A few investors may still mourn the lost tech opportunities of the late 1990s, a historic period that, of course, ended with the bursting of Silicon Valley’s dot-com bubble. It sprang from the dawn of the Information Age, when ownership of computers in American households jumped from 15 percent to 35 percent. Those internet-based companies that skyrocketed to fortune were perhaps a unique chapter in the American economy.
But investors needn’t look back on the past with regret. The future is filled with unicorns — even in New Jersey. For those unfamiliar with the term, I don’t mean the horse with one horn; rather, I am discussing the term as it was defined by a venture capital firm in 2013. Unicorns are what the financial world typically calls privately-held startup (or near-startup) companies that are worth $1 billion or more.
Even if the savvy investor of today doesn’t capture one of these rare opportunities, there are still exciting technology-based trends to explore — trends that might offer a worthwhile addition to a well-diversified portfolio.
One such sector that has various options worth a second look: the biotech sector. This sector is always on the forefront of innovation (which led to X-rays, CAT scans and equipment to monitor one’s vitals); and is unlimited in possibilities to advance medical science. Many exciting startups are researching experimental techniques to treat disorders by enhancing a drug’s effectiveness, which would reduce the need for invasive surgery.
The future is anyone’s game, but, with any investment, it is important for investors to remember that most of the advancements are still in the very early stages. Be sure to do some extensive research before committing them to your portfolio.
It is worth noting New Jersey is home to a vast number of biotech companies that offer investment opportunities; but those are not the only opportunities. While pharmaceuticals and biotech tend to attract lots of media attention in our state, it is interesting to note that nearly 200 New Jersey companies, both large and small, are directly involved in the aerospace industry … and thus related to a second noteworthy trend.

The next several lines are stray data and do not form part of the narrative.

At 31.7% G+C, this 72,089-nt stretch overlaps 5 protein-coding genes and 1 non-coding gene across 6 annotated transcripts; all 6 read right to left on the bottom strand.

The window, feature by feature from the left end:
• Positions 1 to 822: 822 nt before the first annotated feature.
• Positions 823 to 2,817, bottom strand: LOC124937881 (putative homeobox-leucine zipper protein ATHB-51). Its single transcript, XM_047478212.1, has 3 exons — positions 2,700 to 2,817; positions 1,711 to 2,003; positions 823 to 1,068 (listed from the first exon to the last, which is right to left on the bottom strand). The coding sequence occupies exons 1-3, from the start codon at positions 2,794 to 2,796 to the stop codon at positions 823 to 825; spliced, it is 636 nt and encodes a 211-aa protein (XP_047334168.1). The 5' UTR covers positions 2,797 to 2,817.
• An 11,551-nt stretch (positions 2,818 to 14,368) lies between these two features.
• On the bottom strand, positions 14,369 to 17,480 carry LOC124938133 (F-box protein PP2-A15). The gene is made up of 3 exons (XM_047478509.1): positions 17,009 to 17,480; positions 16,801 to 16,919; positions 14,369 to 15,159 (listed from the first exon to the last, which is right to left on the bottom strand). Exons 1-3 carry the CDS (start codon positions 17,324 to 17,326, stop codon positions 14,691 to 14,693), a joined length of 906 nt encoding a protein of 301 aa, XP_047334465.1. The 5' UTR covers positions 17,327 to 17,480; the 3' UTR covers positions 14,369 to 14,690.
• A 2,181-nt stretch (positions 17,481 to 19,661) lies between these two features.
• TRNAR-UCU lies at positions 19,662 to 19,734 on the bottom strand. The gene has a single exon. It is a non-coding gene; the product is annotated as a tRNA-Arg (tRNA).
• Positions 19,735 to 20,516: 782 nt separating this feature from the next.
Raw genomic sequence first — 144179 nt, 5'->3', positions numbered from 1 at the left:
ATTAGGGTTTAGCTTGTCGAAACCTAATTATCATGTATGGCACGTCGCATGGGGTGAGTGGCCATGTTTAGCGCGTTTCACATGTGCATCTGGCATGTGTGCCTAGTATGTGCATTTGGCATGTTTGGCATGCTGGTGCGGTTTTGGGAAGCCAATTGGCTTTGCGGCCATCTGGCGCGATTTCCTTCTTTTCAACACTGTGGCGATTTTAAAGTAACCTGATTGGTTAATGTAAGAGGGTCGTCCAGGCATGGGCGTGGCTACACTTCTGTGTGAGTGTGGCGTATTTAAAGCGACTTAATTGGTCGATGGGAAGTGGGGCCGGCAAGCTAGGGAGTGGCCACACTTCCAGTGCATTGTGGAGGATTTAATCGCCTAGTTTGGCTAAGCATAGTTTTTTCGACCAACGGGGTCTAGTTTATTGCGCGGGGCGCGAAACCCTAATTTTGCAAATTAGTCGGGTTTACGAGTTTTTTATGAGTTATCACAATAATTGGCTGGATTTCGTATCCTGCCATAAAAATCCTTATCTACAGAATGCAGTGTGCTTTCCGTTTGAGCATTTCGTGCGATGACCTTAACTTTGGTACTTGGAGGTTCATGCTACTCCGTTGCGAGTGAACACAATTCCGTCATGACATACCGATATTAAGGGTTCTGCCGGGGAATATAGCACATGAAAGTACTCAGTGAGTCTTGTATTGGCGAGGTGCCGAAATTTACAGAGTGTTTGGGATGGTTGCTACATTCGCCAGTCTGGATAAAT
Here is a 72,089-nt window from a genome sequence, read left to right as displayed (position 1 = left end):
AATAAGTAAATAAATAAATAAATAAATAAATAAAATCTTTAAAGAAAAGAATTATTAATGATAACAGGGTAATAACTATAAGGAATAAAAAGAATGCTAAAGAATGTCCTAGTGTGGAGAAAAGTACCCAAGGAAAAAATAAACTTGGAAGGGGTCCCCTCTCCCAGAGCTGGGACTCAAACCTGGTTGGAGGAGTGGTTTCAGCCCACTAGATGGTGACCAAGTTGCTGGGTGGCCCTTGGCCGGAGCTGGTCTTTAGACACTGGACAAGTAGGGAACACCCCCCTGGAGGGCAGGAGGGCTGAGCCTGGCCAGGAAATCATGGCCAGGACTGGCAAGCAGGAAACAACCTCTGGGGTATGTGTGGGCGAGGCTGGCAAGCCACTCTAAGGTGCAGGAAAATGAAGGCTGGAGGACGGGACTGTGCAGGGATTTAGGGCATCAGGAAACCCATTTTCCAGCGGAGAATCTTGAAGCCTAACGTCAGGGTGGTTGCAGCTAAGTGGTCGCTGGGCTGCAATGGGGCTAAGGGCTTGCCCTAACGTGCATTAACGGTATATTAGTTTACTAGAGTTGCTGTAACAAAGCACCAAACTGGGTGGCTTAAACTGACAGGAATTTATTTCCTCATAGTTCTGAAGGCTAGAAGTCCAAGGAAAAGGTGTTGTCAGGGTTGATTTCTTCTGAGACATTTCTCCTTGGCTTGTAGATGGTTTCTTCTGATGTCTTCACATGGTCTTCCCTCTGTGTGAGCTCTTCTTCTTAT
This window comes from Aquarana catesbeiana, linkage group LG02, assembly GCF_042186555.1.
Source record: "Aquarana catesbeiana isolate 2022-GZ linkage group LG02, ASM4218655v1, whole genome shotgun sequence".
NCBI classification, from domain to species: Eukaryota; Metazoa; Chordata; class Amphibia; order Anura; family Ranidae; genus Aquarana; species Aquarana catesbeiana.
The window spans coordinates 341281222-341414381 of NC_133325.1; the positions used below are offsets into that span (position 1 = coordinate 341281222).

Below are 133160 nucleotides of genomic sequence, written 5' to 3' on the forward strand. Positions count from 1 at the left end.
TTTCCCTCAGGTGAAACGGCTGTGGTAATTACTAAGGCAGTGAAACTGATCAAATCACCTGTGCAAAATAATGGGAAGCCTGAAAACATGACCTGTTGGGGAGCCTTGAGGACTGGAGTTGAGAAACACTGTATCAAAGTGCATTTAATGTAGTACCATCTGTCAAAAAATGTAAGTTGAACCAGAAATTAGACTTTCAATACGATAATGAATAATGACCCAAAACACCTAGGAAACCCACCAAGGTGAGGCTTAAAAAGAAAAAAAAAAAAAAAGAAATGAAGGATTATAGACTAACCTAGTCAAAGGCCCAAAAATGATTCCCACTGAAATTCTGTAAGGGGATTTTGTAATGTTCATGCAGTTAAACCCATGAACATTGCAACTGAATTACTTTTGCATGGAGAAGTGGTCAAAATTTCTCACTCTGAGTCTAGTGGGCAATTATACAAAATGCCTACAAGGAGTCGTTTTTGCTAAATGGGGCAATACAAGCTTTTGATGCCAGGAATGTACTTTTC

Several corporate billionaires have been funding research to build the next generation of spacecraft to carry intrepid travelers to faraway planets, and some have professed launching an unmanned rocket to Mars next year. Furthermore, several companies may begin offering edge-of-space flights for passengers to experience zero gravity … if that’s what you are into.
Back on Earth, you don’t have to look to the sky to find the next potential star in New Jersey.
Earlier this year, one company began studying the possibility of building a so-called hyperloop tunnel that, in theory, could whisk individuals from our state to Washington, D.C., in less than a half-hour.
Infrastructure for these kinds of endeavors, of course, includes cutting-edge construction technology as well as more advanced microchips for aerospace and perhaps even a new generation of computers that also may redefine the future of the world economy.
Does that mean we will soon see the construction of new transportation hubs dotting the country like futuristic airports? Not yet … as with development in the biotech sector, the hyperloop is still in the early stages of development.
Furthermore, several higher education institutions are using research grants for R&D purposes. Rutgers University currently spends more than $700 million annually on research and development. The fields of study are remarkably diverse — from types of asphalt that wear best, to sophisticated cures for disease, to breakthroughs in high-technology.
Even though there is a multitude of investment opportunities in numerous great sectors that could see a return on investment, keep in mind that the interested investor will keep a close eye on high-tech developments, doing thorough research to act when appropriate … or when the elusive high-yield unicorn is spotted.
Scott F. Mahoney is a private wealth adviser with the Global Wealth Management Division of Morgan Stanley in Morristown. He can be reached at 973-425-8547, or at www.morganstanley.com/fa.com/scott.mahoney. Follow Scott on Twitter: @mahoneyteamms.